The story of Racalia

RACALIA is a property of just over 100 acres overlooking the Mediterranean and facing the Stagnone and Egadi Islands between Marsala and Trapani in Western Sicily.

 

Legend has it that the central part of what is now Villa Ingham was built between 1790 and 1820 for Mons. Spano, the Bishop of Mazara. What is known for certain is that in 1840 it was sold to Benjamin Ingham. The present owner, a direct descendant of his nephew, a full six generations later, owns and manages the olive groves dividing his time between Sicily and Suffolk.

 

Benjamin Ingham was one of the most successful entrepreneurs of his time. He came to Marsala from Leeds in around 1803 at a time when Sicily was in effect a British colony during the Napoleonic wars. He initially joined the firm of John Woodhouse, who had founded a wine factory in Marsala in the 1770s. In 1806 Benjamin Ingham founded his own company, which later became Ingham & Whitaker & Co, when his Whitaker nephews joined him in Marsala.

 

Their business was based on the production and sales of Marsala, a fortified wine known all over the world. Woodhouse and Ingham sold large quantities of Marsala to Lord Nelson for consumption by the officers and sailors in the British Fleet. By selling wine and trading all over the world in various commodities, Benjamin Ingham built up a huge commercial empire. When he died in 1861 his fortune was divided between his nephews. The Ingham-Whitaker firm was kept in the family until it was sold to Cinzano in the 1920s.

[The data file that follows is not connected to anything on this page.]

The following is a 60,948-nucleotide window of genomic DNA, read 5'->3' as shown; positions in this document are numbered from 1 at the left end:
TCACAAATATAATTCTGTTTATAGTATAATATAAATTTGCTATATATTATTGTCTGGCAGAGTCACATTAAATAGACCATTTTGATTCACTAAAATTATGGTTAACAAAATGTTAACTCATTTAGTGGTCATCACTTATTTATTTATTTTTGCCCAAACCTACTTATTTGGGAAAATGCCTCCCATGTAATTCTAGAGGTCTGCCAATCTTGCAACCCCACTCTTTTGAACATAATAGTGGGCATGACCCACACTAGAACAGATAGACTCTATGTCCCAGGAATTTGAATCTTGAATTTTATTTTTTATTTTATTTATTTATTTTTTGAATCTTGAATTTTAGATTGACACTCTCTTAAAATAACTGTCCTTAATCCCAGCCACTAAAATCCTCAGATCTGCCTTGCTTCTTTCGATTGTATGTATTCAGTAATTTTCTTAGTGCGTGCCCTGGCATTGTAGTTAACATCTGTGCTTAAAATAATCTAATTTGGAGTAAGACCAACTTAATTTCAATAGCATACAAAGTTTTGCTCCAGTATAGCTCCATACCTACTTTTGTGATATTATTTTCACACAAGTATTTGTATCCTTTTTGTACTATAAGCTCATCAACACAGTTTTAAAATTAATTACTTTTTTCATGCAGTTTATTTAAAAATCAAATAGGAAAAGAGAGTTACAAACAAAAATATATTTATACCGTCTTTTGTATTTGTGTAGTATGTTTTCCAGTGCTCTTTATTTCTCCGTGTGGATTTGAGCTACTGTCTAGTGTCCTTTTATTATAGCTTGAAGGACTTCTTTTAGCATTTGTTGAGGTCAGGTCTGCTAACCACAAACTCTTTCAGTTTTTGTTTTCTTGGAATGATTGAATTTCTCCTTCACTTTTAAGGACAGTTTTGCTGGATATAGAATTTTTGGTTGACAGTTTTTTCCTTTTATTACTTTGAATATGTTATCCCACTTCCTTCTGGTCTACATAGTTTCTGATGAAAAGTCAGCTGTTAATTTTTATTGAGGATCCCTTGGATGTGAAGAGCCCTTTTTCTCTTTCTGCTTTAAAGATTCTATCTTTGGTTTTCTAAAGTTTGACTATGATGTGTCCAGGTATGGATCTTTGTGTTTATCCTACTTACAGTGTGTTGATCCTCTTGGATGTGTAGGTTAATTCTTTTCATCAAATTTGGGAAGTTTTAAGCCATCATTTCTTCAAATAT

Racalia, one of several properties bought or built in Sicily by Benjamin Ingham and his Whitaker nephews, remains in use by the family today.

 

The story of Benjamin Ingham and his Whitaker nephews and nieces and their families, and other nineteenth century English in Sicily, is related in Raleigh Trevelyan’s book Princes under the Volcano.

 

Benjamin Ingham was the great, great, great uncle of the present owner who inherited the estate in 1977 from his cousin, Manfred Pedicini.